Last week marked an important moment in shoe history. After 98 years, Converse Chuck Taylor All Stars announced that they were upgrading their shoe design. For years now I have worn and recommended Chucks as they offer some unique advantages over other shoes for lifting. These days there are countless shoe options. Each training situation has unique requirements and may benefit from a different shoe. If you want to maximize your results and minimize your risk of injury, you need to have the right pair of shoes for you and your training.
|The classic Chuck Taylor All Star|
Here is a quick look at the Chuck Taylor All Star II
A quick history of athletic shoes
The birth of a classic
98 years ago, Converse started making the original Chuck Taylor’s All Star. This simple, design of a solid, flat piece of rubber with canvas has served athletes well for almost a century! It provided folks with just what they needed – protection for the foot while minimally inhibiting the natural, intricate workings of the bones and muscles of the foot.
As time marched on (I couldn’t resist the pun), shoe technology “advanced”. I still remember as a kid in the 80’s how enamoured we were with the Nike Air shoes. After all, Michael Jordan wore these and that must have been what allowed him to jump so high.
During the 80’s and 90’s shoe manufacturers kept coming out with new ideas to add support and cushion to athletic shoes. The shoes got stiffer a more supportive (anyone remember the Reebok pumps?) while the soles got squishier as various pads, air pockets, gel packs and eventually springs were inserted.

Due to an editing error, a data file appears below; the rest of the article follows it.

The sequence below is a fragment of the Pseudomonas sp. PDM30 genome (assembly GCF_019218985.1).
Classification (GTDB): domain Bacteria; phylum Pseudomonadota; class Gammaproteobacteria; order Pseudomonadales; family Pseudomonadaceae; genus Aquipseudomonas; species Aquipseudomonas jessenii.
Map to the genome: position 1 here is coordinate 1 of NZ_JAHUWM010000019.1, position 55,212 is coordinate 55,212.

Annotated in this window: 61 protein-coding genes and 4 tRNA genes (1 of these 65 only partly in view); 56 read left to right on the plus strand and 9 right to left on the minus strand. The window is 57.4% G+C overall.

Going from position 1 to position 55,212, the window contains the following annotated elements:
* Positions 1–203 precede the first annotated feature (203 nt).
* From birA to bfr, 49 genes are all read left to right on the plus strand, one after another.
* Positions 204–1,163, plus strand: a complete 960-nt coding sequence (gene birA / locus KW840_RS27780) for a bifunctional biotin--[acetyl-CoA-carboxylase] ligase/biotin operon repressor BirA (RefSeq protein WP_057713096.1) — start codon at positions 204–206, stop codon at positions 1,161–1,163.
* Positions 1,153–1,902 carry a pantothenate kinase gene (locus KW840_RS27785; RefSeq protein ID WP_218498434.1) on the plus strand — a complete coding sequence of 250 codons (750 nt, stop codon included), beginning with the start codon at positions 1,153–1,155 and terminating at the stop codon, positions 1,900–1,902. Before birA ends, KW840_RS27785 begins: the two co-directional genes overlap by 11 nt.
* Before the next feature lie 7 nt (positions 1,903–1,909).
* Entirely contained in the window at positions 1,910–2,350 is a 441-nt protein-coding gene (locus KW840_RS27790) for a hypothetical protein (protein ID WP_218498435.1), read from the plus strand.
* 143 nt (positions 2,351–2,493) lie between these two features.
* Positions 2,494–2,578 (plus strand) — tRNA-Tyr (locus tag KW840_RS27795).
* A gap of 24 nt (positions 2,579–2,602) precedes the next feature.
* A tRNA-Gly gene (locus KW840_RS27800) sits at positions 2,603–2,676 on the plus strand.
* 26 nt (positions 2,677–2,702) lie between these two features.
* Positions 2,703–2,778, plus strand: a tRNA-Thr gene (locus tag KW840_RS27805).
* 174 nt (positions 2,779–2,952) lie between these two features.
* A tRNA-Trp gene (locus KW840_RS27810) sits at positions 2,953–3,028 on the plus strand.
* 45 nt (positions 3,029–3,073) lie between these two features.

1990's Reebok Pump
Nike Shox Commercial with Vince Carter
A “step” in the wrong direction
While all these technological advances seemed like a good idea, the results were not good. By adding extra support around the ankles, you limit proper ankle range of motion. This places more stress on your knees. In addition, when your foot it locked up in a shoe the feet muscles fail to work properly or learn to stabilize. Also, your body loses some of its ability to gain important proprioceptive feedback from the feet.
With all the cushioning that was added to the heels changed running styles. People moved from a mid-foot ground contact to a jarring heel strike. The result for distance runners was more impact stress as the body lost the ability to have the lower leg muscles and Achilles tendon help with shock absorption. It also taught athletes to “sprint” on their heels – which is a great way to be slow as a heel strike during sprinting creates a breaking effect on the body.
Thankfully in the 2000’s, a growing trend of barefoot training emerged. The problem with this however is that many people who were used of these ultra-supportive, heavily cushioned shoes when straight into barefoot running. For many there was no gradual build up or easing in. This just through on a pair of Vibram Five Fingers and hit the pavement. We are now finally getting some research on barefoot training, but I have not yet see research on barefoot training and lifting.
How to Pick the Best Shoes from You!
Do you have foot problems?
If you have a specific issue with your feet or lower legs, follow appropriate medical advice with your footwear selection.
What's your training style?
Shoes have become very specialized. You need to have the right pair for what you are doing. Also, lifting is very different from running and athletics. You run and play sports on your forefoot, but you lift on your heels.